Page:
This report has been collaboratively authored by teams from Galaxy and PwC.
In recent years, the cryptocurrency industry experienced the collapse of multiple large firms whose shortcomings increased regulatory focus on the industry
The regulatory pressure and requirements digital asset firms face is similar to that of traditional financial institutions – but unlike traditional firms, digital asset firms lack clarity on a variety of regulatory issues
Actively engaging with regulatory bodies with a focus on education, in conjunction with operating a strong, reg-focused change management program can help the industry and its participants achieve more positive outcomes
Regulatory attitudes and attention have evolved over the years since cryptocurrency’s inception as an industry. As digital assets have established and cemented their legitimacy not only as technology but also as a meaningful piece of the financial system, regulatory focus has commensurately increased. The digital asset industry is global and borderless, and rules and oversight can vary widely between international, state, and local jurisdictions. The complex, shifting, and disparate regulatory frameworks emerging worldwide create risk for digital asset industry participants. Recent market events over the last several years have demonstrated some of these challenges.
Today, in the US, many digital asset firms feel as though regulatory expectations and messaging are not entirely clear. Most industry participants act in good faith and are determined to be compliant. Unfortunately, requirements can shift quickly – at times leaving firms with sunk compliance costs as they pivot and invest time and capital into new compliance measures. The global industry as a whole has been resilient to this, but for the US in particular, this can be a hurdle for future innovation.
Financial institutions are under a great deal of pressure to be regulatorily compliant. The Office of the Comptroller of the Currency’s (OCC) website expresses, “National banks and federal savings associations are among the most highly regulated institutions in the country, with many laws and regulations that govern their activities.”[] Similar to their traditional finance counterparts, digital asset institutions are required to comply with regulations; however, there is still an unknown set of regulatory requirements for digital assets when compared to their traditional counterparts. Regulators, whether of traditional finance or digital asset institutions, expect institutions, custodians, exchanges, brokerages, and issuers to establish policies and procedures with clearly defined risks, controls, and reporting and escalation procedures. Traditional and digital asset institutions are also required to have cybersecurity, anti-money laundering, customer identification, transaction monitoring, compliance, fraud, and market integrity programs, to name a few, as well as keep up with regulatory changes that may occur each month across the various state, federal, and international regulatory bodies.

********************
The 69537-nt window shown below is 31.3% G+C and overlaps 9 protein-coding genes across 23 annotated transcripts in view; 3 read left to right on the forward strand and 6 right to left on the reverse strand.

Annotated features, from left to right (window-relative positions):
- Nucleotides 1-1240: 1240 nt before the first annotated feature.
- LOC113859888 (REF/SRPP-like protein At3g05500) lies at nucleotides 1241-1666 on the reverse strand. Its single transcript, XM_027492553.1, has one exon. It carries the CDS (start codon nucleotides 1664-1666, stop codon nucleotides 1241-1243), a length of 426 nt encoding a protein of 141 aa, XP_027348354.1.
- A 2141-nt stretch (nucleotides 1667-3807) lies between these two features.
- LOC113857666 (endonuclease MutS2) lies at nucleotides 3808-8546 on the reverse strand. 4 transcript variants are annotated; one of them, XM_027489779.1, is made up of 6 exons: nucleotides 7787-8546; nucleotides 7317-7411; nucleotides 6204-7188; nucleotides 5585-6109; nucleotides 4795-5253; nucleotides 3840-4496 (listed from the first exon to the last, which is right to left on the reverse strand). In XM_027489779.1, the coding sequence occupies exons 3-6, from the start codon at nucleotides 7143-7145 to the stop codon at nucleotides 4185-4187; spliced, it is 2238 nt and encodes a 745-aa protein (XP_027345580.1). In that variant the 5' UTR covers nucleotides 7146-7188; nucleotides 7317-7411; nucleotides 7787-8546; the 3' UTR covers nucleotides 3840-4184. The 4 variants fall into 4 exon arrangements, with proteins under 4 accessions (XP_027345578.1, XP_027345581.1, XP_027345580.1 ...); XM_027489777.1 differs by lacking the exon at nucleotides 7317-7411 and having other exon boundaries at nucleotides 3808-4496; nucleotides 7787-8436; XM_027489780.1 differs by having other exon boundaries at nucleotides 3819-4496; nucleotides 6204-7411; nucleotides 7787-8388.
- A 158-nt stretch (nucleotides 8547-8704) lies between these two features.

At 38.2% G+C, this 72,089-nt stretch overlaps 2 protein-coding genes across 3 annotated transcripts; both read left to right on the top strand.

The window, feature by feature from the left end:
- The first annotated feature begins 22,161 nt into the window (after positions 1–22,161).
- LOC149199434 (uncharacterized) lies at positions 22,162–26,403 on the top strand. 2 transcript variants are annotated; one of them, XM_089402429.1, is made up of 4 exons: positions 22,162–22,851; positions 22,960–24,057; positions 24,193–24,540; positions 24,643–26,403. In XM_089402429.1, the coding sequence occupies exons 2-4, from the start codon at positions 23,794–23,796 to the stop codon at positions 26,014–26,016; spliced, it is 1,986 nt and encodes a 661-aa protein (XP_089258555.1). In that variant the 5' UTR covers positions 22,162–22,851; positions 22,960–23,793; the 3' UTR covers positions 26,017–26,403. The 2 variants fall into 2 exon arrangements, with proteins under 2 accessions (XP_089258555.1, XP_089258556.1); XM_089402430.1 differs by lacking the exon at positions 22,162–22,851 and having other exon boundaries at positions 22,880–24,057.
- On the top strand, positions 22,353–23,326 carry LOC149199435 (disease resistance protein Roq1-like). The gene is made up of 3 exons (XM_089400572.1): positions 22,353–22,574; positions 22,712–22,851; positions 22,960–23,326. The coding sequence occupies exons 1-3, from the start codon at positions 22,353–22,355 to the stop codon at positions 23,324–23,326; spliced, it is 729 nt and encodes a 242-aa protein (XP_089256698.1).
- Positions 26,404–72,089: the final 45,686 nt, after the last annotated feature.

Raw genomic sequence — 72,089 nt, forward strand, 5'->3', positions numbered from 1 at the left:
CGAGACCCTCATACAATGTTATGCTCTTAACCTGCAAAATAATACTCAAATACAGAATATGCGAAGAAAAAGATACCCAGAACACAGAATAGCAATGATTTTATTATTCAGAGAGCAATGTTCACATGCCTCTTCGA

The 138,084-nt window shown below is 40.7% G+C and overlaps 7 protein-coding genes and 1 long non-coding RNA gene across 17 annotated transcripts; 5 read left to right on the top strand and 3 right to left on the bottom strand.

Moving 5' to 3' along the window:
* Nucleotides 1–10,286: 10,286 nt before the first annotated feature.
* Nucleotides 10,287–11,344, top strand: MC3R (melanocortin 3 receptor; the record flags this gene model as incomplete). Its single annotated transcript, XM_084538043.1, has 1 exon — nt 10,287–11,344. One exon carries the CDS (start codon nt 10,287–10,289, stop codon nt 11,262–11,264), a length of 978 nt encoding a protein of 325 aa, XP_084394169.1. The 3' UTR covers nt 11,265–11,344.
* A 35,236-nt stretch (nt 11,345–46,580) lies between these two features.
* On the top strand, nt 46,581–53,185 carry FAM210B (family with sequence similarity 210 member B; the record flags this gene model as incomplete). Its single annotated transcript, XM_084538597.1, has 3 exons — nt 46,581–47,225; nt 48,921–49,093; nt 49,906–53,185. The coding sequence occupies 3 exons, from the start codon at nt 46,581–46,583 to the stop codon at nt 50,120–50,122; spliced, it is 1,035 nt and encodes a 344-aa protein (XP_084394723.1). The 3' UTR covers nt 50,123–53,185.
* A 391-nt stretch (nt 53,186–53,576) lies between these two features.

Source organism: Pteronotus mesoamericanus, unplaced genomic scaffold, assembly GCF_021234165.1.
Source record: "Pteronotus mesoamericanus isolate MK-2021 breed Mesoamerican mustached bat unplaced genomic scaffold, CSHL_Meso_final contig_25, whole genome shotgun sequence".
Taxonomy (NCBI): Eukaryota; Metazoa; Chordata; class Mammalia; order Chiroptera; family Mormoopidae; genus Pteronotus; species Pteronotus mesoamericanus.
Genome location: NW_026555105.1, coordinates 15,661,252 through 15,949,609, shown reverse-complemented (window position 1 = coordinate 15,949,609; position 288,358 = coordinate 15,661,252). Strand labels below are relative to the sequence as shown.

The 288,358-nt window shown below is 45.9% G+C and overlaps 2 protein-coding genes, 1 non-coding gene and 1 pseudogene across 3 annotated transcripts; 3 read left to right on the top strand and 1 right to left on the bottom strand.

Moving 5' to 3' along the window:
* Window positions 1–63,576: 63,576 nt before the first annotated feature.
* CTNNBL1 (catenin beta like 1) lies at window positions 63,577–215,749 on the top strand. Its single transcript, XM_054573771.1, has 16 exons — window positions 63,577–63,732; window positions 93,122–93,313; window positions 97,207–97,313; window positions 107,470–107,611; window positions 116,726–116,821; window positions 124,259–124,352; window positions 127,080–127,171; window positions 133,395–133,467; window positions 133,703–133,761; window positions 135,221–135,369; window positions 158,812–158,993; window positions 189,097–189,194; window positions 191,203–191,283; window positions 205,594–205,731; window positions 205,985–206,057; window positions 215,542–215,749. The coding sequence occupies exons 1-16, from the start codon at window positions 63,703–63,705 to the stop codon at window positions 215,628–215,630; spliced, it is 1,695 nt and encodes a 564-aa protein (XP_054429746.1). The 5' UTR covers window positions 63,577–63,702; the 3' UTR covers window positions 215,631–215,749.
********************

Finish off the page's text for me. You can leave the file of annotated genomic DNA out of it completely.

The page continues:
Traditional financial services trade associations, whether they are in banking, credit unions, capital markets, insurance, or other sectors, can benefit from having well defined legal parameters and clear rules such that they can exist to the benefit of their members. Further, traditional finance is often segmented by customers they serve – there are large banks, small banks, and banks with diversified business models that are participating in the capital markets beyond their pure depository and lending services. Then, there are trade associations that represent the interest of capital markets participants, the securities marketplace, alternative investment managers, and broker dealers. Across the spectrum of the financial services sector, there are trade associations representing most interests, segments, and sizes of industry participants. Needless to say, in traditional financial services, there is ample representation in policy and regulatory communities wherein the industry is well represented before legislative and regulatory bodies.
In the digital asset economy, there are numerous trade associations that represent the sector. The distinction between many of these trade associations versus traditional finance is the regulatory status, specifically legal uncertainty for the digital asset industry. This has led to a call for enacting federal regulation for the digital asset economy by many in the sector and the government. Another foundational distinction between traditional financial services trade associations and those in the digital asset sector is that the digital asset trade associations are advocating not only for legal clarity, but are also advocating against incumbent interests, and they are often doing so with diverse and unique interests. Put simply, among the traditional financial trades not one is expected nor required to advocate for their industry’s existence.